Foreign exchange volatility fell to the lowest level in almost seven years as central-bank polices of monetary stimulus and forward guidance restrain price swings.

The yen strengthened earlier as a government report showed inflation accelerated to the fastest in more than two decades in April, reducing the prospect of additional stimulus by the Bank of Japan. The krona declined versus most of its 16 major peers after Sweden’s economy unexpectedly contracted and amid speculation the Riksbank will cut rates. The Canadian dollar fell as first-quarter economic growth slowed.

“The forward-guidance policy by the central banks is keeping a lid on rate expectations,” said Peter Kinsella, a senior foreign-exchange strategist at Commerzbank AG in London. “We’re increasingly going to see very flat volatility. It doesn’t seem at present that there’s going to be any catalyst to shake us from the malaise.”

JPMorgan Chase & Co.’s volatility index for the currencies of the G-7 nations fell to 5.92 percent at 11:52 a.m. New York time, reaching the lowest level since June 2007. A separate JPMorgan index measuring global foreign exchange volatility also reached a 2007 low.

The yen was little changed at 101.77 per dollar, and is up 0.4 percent this month. The euro gained 0.3 percent to $1.3641, paring its monthly decline to 1.6 percent The shared currency added 0.3 percent to 138.79 yen, trimming its loss since April 30 to 2.1 percent.

The Russian ruble and Chile’s peso have gained 2.4 percent against the dollar this month, leading winners among 31 major currencies, according to data compiled by Bloomberg. The Swedish krona dropped 2.6 percent, while the Czech koruna slipped 1.9 percent, the biggest losers.

Canada’s dollar dropped 0.2 percent to C$1.0858 against its U.S. counterpart after data showed gross domestic product grew at a 1.2 percent annualized pace in January through March, compared with a downwardly revised 2.7 percent in the prior three months. Economists surveyed by Bloomberg predicted growth would slow to a 1.8 percent pace.

The krona slid as much as 0.6 percent to 9.0894 per euro, the weakest level since May 6. It weakened for a fourth day against the dollar, depreciating 0.5 percent to 6.6768.

Gross domestic product shrank a quarterly 0.1 percent in the three months through March, Statistics Sweden said today. GDP was seen unchanged in a survey of analysts by Bloomberg. The economy expanded an annual 1.9 percent, compared with the 2.5 percent growth predicted by the central bank.

“After today’s data, the market is fully priced for one Riksbank cut this year and beginning to price in the risk of a second,” Adam Cole, head of Group-of-10 currency strategy at Royal Bank of Canada in London, wrote in a client note.

The euro headed for a monthly decline versus 15 of its 16 major counterparts amid bets the European Central Bank will introduce additional stimulus measures, which tend to weaken a currency, to combat low inflation.

ECB policy makers, led by President Mario Draghi, will reduce the refinancing rate to 0.1 percent on June 5, according to the median prediction of 53 economists surveyed by Bloomberg. Only two of the analysts predicted that the rate will stay at 0.25 percent. Draghi said this month he’s “comfortable” with acting in June.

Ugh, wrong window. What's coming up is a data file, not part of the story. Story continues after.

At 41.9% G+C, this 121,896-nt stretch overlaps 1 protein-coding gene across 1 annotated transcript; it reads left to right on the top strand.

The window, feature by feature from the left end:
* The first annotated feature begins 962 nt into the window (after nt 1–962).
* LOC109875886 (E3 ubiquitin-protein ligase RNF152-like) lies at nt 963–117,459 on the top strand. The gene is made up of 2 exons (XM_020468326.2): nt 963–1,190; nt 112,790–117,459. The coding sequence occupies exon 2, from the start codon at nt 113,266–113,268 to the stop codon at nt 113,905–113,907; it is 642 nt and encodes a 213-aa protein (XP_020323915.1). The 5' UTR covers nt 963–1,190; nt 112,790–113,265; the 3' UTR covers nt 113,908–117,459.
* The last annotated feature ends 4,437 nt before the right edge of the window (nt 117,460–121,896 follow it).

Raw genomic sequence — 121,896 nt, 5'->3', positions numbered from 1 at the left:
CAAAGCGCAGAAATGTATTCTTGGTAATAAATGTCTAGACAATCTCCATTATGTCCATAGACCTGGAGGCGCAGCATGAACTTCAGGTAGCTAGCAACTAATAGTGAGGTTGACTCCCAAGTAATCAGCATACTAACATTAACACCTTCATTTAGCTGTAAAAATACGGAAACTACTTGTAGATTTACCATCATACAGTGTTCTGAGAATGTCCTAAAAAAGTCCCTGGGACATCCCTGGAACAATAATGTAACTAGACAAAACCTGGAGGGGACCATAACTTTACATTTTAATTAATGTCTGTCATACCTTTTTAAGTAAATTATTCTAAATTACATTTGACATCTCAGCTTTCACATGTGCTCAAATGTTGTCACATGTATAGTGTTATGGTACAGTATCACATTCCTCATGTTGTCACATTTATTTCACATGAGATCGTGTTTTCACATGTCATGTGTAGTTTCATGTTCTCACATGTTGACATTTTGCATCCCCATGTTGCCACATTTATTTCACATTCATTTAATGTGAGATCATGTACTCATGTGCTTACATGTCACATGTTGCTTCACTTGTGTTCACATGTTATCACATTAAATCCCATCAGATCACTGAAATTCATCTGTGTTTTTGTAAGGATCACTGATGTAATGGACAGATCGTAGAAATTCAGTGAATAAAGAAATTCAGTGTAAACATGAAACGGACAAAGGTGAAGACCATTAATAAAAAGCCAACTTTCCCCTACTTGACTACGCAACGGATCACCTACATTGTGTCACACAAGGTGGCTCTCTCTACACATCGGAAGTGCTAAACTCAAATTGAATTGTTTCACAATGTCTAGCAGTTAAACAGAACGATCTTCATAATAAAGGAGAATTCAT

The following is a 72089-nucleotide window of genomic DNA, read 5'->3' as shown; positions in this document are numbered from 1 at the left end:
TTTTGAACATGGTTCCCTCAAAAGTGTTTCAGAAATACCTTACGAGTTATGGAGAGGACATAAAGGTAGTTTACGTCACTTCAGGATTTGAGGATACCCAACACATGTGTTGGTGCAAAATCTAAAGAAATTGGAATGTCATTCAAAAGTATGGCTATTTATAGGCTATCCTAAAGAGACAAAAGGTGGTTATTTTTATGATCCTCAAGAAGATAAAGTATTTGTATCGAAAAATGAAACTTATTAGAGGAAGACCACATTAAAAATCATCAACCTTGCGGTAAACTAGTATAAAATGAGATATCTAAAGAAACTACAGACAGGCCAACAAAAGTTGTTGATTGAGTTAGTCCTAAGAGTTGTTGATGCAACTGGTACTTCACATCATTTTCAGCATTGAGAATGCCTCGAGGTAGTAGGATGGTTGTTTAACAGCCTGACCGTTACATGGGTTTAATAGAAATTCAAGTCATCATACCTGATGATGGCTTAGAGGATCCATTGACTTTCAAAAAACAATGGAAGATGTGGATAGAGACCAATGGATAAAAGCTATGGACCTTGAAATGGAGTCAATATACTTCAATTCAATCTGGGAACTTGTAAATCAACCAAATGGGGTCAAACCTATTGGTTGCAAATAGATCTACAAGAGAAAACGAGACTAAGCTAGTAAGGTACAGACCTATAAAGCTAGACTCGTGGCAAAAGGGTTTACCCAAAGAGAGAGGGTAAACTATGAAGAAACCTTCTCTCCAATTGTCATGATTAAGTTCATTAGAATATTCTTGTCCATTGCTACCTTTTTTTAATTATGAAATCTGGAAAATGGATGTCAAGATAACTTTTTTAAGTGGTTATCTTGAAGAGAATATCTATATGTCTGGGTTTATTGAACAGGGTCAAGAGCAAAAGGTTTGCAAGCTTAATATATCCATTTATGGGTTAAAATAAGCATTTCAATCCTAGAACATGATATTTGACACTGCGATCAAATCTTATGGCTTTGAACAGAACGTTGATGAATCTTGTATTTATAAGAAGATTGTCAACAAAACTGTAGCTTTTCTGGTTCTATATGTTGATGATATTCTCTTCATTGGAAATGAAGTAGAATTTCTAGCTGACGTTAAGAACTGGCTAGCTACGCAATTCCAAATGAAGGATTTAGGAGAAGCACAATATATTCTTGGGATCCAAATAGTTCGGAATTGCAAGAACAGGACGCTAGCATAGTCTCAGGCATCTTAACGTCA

“We could see a large selloff in the euro if the ECB acts aggressively,” said Yuki Sakasai, a currency strategist in New York at Barclays. “A rate cut is already priced in and some people are also expecting liquidity measures, so the focus would be on whether they will deliver more.”

Japanese consumer prices excluding fresh food increased 3.2 percent from a year earlier, up from a 1.3 percent annual increase in March, the statistics bureau said in Tokyo today. Economists surveyed by Bloomberg predicted an increase of 3.1 percent. Inflation quickened after the government of Prime Minister Shinzo Abe boosted the sales tax to 8 percent from 5 percent on April 1.

The BOJ is due to announce its next policy decision on June 13 after refraining from adding stimulus at its May 21 gathering.

“There are questions on what the BOJ is going to do; to them the current policies seem to be working, and further easing might not be as imminent as we thought,” Sireen Harajli, a strategist at Mizuho Bank Ltd. in New York, said in a phone interview. “The bias is for a stronger yen versus the dollar.”

The dollar erased losses against the yen after a report showed business activity in the Chicago area unexpectedly increased to a seven-month high in May. The Institute for Supply Management-Chicago Inc.’s business barometer rose to 65.5 this month from 63 in April. The median forecast of 46 economists in a Bloomberg survey projected the index would fall to 61. Readings greater than 50 signal growth.

“We did see a pop in dollar-yen in the last few minutes,” said Michael Woolfolk, a global-markets strategist at Bank of New York Mellon in New York. “The data this morning was favorable, and in terms of the rise in dollar-yen, we can make the argument that the positive data supported it.”

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